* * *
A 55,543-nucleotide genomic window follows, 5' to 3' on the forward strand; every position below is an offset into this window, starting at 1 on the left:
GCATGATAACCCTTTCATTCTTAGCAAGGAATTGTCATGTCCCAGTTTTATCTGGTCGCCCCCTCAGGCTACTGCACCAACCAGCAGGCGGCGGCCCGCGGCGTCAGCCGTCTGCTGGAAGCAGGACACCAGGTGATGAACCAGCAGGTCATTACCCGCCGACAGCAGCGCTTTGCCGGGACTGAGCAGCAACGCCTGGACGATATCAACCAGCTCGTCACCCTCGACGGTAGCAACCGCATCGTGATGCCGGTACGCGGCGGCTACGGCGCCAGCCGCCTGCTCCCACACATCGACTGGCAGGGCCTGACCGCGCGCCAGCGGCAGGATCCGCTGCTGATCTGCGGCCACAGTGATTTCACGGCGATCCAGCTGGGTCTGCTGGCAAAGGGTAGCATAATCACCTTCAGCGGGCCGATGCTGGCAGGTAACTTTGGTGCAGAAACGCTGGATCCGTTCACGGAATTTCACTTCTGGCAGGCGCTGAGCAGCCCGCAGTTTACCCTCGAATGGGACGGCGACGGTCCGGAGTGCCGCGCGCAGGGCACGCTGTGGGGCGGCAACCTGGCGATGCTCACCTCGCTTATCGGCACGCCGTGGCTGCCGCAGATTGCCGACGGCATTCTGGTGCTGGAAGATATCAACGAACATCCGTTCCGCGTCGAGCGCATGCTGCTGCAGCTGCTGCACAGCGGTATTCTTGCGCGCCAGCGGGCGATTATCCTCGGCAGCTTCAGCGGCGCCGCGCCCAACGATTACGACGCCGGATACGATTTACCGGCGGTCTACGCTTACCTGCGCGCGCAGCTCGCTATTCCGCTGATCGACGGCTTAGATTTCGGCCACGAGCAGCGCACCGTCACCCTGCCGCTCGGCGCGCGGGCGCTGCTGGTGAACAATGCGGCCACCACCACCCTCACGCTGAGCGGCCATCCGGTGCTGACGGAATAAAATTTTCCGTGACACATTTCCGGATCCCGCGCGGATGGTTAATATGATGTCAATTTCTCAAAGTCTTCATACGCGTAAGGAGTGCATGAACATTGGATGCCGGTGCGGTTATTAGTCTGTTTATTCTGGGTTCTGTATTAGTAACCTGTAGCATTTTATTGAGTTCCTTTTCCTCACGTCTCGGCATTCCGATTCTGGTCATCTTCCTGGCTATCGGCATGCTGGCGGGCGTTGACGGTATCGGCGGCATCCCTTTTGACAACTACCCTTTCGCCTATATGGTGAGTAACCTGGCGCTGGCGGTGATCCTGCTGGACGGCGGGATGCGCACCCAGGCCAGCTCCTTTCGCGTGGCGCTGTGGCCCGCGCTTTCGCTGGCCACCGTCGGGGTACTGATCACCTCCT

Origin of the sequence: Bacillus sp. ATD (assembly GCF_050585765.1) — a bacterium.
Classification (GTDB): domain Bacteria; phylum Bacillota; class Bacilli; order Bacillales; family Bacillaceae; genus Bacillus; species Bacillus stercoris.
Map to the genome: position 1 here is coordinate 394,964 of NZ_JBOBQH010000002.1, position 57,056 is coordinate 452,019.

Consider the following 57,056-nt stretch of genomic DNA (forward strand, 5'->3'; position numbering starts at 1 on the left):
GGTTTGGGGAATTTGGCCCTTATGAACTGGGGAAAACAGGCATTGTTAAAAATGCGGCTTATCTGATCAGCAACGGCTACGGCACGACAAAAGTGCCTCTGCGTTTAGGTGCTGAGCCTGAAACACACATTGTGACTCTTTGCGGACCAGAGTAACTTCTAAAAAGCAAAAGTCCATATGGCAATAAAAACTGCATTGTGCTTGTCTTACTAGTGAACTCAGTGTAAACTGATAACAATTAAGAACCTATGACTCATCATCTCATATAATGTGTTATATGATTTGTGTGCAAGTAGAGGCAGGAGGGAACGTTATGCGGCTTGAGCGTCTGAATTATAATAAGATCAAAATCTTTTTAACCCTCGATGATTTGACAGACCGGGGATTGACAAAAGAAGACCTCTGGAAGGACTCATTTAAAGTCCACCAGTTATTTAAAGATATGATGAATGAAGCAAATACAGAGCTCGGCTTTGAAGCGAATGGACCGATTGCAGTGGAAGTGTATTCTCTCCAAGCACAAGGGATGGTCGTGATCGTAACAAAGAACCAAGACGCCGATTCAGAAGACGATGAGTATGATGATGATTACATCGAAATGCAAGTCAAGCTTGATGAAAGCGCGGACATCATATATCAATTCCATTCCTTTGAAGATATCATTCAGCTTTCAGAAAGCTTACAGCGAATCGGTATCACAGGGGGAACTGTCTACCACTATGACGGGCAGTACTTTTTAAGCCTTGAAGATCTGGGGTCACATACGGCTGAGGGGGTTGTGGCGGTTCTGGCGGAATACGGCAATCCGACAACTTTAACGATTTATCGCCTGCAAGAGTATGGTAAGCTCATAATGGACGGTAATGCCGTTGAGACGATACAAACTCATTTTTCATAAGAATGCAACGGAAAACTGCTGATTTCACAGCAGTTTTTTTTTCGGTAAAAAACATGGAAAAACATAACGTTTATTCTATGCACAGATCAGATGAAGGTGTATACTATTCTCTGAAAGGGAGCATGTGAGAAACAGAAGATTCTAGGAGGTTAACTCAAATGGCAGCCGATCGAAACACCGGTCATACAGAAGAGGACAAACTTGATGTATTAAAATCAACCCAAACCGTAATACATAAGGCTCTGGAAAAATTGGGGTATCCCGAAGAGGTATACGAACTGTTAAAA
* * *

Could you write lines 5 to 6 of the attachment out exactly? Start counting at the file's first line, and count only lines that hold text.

Map to the genome: position 1 here is coordinate 394,964 of NZ_JBOBQH010000002.1, position 57,056 is coordinate 452,019.

Consider the following 57,056-nt stretch of genomic DNA (forward strand, 5'->3'; position numbering starts at 1 on the left):